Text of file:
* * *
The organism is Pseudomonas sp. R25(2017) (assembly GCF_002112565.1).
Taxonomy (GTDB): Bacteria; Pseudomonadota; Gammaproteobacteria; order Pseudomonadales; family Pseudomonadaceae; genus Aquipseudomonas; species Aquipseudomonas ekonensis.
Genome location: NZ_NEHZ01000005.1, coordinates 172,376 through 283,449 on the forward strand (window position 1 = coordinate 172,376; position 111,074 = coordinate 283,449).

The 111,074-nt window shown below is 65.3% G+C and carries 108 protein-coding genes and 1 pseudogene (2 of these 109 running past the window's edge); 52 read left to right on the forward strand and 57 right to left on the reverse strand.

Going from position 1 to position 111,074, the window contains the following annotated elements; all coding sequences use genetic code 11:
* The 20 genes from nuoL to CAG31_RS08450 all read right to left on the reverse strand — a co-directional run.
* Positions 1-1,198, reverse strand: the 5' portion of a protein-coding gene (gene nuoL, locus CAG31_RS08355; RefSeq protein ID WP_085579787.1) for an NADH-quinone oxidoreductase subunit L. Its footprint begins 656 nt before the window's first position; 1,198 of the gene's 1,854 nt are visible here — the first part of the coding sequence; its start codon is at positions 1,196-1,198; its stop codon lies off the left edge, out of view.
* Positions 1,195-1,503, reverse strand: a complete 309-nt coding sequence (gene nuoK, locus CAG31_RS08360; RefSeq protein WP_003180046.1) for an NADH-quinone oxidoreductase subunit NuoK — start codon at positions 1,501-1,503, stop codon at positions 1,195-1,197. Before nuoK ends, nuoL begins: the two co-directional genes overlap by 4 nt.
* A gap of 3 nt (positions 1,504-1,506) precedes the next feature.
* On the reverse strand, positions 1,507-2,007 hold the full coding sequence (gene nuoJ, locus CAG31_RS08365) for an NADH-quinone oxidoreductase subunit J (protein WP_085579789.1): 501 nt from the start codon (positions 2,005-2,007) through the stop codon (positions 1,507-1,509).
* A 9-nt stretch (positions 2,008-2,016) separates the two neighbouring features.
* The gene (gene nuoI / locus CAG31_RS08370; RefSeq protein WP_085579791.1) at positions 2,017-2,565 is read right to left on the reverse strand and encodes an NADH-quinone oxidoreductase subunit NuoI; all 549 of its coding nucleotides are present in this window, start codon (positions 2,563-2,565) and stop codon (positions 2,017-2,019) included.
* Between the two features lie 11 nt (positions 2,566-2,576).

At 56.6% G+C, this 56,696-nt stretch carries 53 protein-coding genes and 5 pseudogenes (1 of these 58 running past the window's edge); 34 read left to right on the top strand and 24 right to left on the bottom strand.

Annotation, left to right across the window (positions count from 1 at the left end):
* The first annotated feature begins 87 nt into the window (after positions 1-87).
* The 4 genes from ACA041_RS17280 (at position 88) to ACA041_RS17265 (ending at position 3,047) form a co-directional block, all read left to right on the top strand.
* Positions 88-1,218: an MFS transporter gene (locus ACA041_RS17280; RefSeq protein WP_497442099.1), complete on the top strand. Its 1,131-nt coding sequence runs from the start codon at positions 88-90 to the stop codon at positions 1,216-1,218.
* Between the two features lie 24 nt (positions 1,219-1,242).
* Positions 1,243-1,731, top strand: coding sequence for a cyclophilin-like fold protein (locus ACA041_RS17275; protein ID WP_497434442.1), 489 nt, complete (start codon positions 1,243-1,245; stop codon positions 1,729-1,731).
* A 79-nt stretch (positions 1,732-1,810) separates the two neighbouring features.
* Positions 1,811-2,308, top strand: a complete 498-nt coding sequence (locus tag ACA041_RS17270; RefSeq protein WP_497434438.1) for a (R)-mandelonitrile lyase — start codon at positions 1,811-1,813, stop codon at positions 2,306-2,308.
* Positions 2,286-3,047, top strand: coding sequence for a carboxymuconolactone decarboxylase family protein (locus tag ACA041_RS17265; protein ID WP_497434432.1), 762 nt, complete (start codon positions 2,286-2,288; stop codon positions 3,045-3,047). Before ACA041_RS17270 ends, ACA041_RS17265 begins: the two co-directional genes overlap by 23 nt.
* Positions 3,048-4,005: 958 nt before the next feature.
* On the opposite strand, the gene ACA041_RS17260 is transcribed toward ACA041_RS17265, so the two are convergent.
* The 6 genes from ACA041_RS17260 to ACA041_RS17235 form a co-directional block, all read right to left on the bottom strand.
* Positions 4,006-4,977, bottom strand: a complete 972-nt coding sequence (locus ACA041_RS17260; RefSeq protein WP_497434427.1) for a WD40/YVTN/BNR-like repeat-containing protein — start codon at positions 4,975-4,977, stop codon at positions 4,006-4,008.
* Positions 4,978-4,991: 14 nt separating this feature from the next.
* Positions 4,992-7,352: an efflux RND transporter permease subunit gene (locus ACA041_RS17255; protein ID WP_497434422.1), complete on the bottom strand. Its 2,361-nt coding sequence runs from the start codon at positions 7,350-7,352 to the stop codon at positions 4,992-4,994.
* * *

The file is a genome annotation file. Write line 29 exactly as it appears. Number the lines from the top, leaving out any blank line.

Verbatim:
* Positions 4,992-7,352: an efflux RND transporter permease subunit gene (locus ACA041_RS17255; protein ID WP_497434422.1), complete on the bottom strand. Its 2,361-nt coding sequence runs from the start codon at positions 7,350-7,352 to the stop codon at positions 4,992-4,994.